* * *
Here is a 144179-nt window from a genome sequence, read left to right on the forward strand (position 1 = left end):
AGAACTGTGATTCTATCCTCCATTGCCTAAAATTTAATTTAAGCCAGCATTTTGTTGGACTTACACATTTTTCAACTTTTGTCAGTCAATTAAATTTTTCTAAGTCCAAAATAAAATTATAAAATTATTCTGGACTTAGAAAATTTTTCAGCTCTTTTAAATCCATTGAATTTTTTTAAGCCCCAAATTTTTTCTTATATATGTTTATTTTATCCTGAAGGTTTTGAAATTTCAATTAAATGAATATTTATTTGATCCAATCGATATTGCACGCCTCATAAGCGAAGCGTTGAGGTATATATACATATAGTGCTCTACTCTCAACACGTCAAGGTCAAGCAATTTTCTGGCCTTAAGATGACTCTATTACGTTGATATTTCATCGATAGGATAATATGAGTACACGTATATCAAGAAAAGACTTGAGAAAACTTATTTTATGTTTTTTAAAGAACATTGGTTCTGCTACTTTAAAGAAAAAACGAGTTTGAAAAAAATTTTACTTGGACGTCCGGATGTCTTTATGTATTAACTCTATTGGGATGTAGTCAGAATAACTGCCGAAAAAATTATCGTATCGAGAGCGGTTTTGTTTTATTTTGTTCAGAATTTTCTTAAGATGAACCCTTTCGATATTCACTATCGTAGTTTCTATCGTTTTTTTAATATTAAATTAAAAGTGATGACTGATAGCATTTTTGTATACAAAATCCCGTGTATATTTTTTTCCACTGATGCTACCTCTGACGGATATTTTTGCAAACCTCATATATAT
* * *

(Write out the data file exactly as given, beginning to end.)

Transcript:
Here is a 144179-nt window from a genome sequence, read left to right on the forward strand (position 1 = left end):
AGAACTGTGATTCTATCCTCCATTGCCTAAAATTTAATTTAAGCCAGCATTTTGTTGGACTTACACATTTTTCAACTTTTGTCAGTCAATTAAATTTTTCTAAGTCCAAAATAAAATTATAAAATTATTCTGGACTTAGAAAATTTTTCAGCTCTTTTAAATCCATTGAATTTTTTTAAGCCCCAAATTTTTTCTTATATATGTTTATTTTATCCTGAAGGTTTTGAAATTTCAATTAAATGAATATTTATTTGATCCAATCGATATTGCACGCCTCATAAGCGAAGCGTTGAGGTATATATACATATAGTGCTCTACTCTCAACACGTCAAGGTCAAGCAATTTTCTGGCCTTAAGATGACTCTATTACGTTGATATTTCATCGATAGGATAATATGAGTACACGTATATCAAGAAAAGACTTGAGAAAACTTATTTTATGTTTTTTAAAGAACATTGGTTCTGCTACTTTAAAGAAAAAACGAGTTTGAAAAAAATTTTACTTGGACGTCCGGATGTCTTTATGTATTAACTCTATTGGGATGTAGTCAGAATAACTGCCGAAAAAATTATCGTATCGAGAGCGGTTTTGTTTTATTTTGTTCAGAATTTTCTTAAGATGAACCCTTTCGATATTCACTATCGTAGTTTCTATCGTTTTTTTAATATTAAATTAAAAGTGATGACTGATAGCATTTTTGTATACAAAATCCCGTGTATATTTTTTTCCACTGATGCTACCTCTGACGGATATTTTTGCAAACCTCATATATAT